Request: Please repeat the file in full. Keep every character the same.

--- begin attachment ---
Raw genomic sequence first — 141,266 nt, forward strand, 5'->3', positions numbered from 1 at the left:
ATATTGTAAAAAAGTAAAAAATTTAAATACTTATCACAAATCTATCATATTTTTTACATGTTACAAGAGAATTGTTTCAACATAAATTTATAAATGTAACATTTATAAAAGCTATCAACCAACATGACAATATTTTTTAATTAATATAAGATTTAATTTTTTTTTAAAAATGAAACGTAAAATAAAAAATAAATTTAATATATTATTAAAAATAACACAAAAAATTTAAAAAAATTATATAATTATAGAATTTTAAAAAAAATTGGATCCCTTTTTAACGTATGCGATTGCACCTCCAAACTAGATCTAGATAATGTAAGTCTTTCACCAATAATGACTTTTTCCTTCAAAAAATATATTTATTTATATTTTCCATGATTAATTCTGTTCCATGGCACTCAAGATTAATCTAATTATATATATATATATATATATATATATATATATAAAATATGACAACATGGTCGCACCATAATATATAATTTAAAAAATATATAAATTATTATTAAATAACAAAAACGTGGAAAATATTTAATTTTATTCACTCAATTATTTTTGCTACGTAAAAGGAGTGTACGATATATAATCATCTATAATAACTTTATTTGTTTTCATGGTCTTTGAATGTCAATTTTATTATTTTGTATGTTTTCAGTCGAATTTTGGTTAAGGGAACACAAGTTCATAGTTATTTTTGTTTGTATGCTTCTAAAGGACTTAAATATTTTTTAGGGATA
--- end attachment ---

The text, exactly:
Raw genomic sequence first — 141,266 nt, forward strand, 5'->3', positions numbered from 1 at the left:
ATATTGTAAAAAAGTAAAAAATTTAAATACTTATCACAAATCTATCATATTTTTTACATGTTACAAGAGAATTGTTTCAACATAAATTTATAAATGTAACATTTATAAAAGCTATCAACCAACATGACAATATTTTTTAATTAATATAAGATTTAATTTTTTTTTAAAAATGAAACGTAAAATAAAAAATAAATTTAATATATTATTAAAAATAACACAAAAAATTTAAAAAAATTATATAATTATAGAATTTTAAAAAAAATTGGATCCCTTTTTAACGTATGCGATTGCACCTCCAAACTAGATCTAGATAATGTAAGTCTTTCACCAATAATGACTTTTTCCTTCAAAAAATATATTTATTTATATTTTCCATGATTAATTCTGTTCCATGGCACTCAAGATTAATCTAATTATATATATATATATATATATATATATATATATAAAATATGACAACATGGTCGCACCATAATATATAATTTAAAAAATATATAAATTATTATTAAATAACAAAAACGTGGAAAATATTTAATTTTATTCACTCAATTATTTTTGCTACGTAAAAGGAGTGTACGATATATAATCATCTATAATAACTTTATTTGTTTTCATGGTCTTTGAATGTCAATTTTATTATTTTGTATGTTTTCAGTCGAATTTTGGTTAAGGGAACACAAGTTCATAGTTATTTTTGTTTGTATGCTTCTAAAGGACTTAAATATTTTTTAGGGATA